Geology Cafe

Landslide Hazards—An Awareness Guide

Table of Contents

Landslides and Debris Flows - Hazards and Preparedness

Landslide hazards occur in many places around the world and include fast-moving debris flows, rock fall, and slow-moving landslides. Each year, these hazards cost billions of dollars and cause numerous fatalities and injuries. Use information and links on this page to become more aware of the hazards posed by landslides and how to avoid them.

What to do if you suspect imminent landslide danger:

  1. Evacuate.
  2. Contact your local fire, police, or public works department.
  3. Inform affected neighbors.

Debris Flows and Other Rapidly Moving Landslides

Debris flows start on steep slopes—slopes steep enough to make walking difficult. Once started, however, debris flows can even travel over gently sloping ground. The most hazardous areas are canyon bottoms, stream channels, areas near the outlets of canyons, and slopes excavated for buildings and roads.

What Can You Do If You Live Near Steep Hills?

Prior to Intense Storms:

  1. Become familiar with the land around you. Learn whether debris flows have occurred in your area by contacting local officials, State geological surveys, or departments of natural resources, and university departments of geology. Slopes where debris flows have occurred in the past are likely to experience them in the future.
  2. Support your local government in efforts to develop and enforce land-use and building ordinances that regulate construction in areas susceptible to landslides and debris flows. Buildings should be located away from steep slopes, streams and rivers, intermittent-stream channels, and the mouths of mountain channels.
  3. Watch the patterns of storm-water drainage on slopes near your home, and note especially the places where runoff water converges, increasing flow over soil-covered slopes. Watch the hillsides around your home for any signs of land movement, such as small landslides or debris flows or progressively tilting trees.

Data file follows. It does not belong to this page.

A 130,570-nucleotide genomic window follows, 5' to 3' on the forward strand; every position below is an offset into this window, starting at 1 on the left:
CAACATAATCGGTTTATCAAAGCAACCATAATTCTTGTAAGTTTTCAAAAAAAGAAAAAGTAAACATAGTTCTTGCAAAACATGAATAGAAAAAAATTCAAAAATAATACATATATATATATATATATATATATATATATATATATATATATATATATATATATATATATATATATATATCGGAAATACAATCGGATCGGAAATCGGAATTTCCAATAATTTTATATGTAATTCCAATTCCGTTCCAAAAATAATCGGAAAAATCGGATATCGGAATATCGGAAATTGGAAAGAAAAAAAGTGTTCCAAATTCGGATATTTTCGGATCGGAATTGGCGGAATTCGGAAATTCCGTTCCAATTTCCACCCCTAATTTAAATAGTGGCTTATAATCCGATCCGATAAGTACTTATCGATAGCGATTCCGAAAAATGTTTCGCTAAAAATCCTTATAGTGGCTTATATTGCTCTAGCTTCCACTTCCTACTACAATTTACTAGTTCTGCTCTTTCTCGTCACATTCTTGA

4. Contact your local authorities to learn about the emergency-response and evacuation plans for your area and develop your own emergency plans for your family and business.

During Intense Storms:

  1. Stay alert and stay awake! Many debris-flow fatalities occur when people are sleeping. Listen to a radio for warnings of intense rainfall. Be aware that intense short bursts of rain may be particularly dangerous, especially after longer periods of heavy rainfall and damp weather.
  2. If you are in areas susceptible to landslides and debris flows, consider leaving if it is safe to do so. Remember that driving during an intense storm is hazardous.
  3. Listen for any unusual sounds that might indicate moving debris, such as trees cracking or boulders knocking together. A trickle of flowing or falling mud or debris may precede larger flows. If you are near a stream or channel, be alert for any sudden increase or decrease in water flow and for a change from clear to muddy water. Such changes may indicate debris flow activity upstream, so be prepared to move quickly. Don't delay! Save yourself, not your belongings.
  4. Be especially alert when driving. Embankments along roadsides are particularly susceptible to landslides. Watch the road for collapsed pavement, mud, fallen rocks, and other indications of possible debris flows.

Slow-moving Landslides—What to do and look for during and after heavy rains

Areas that are generally prone to landslides:

  • On existing old landslides
  • On or at the base of slopes
  • In or at the base of minor drainage hollows
  • At the base or top of an old fill slope
  • At the base or top of a steep cut slope
  • Developed hillsides where leach field septic systems are used

Areas that are typically considered safe from landslides:

  • On hard, nonjointed (unfractured) bedrock that has not moved in the past
  • On relatively flat-lying areas away from sudden changes in slope angle
  • At the top or along the nose of ridges, set back from the tops of slopes

Features that might be noticed prior to major landsliding:

  • Springs, seeps, or saturated ground in areas that have not typically been wet
  • New cracks or unusual bulges in the ground, street pavements, or sidewalks
  • Soil moving away from foundations
  • Ancillary structures such as decks and patios tilting and (or) moving relative to the main house
  • Tilting or cracking of concrete floors and foundations
  • Broken water lines and other underground utilities
  • Leaning telephone poles, trees, retaining walls, or fences
  • Offset fence lines
  • Sunken or down-dropped road beds
  • Rapid increase in creek water levels, possibly accompanied by increased turbidity (soil content)
  • Sudden decrease in creek water levels though rain is still falling or just recently stopped
  • Sticking doors and windows, and visible open spaces indicating jambs and frames out of plumb

FACT SHEET (a 2 page .pdf files produced by the US Dept. of Health & Human Services)

Landslides and Mudslides

What landslides and debris flows are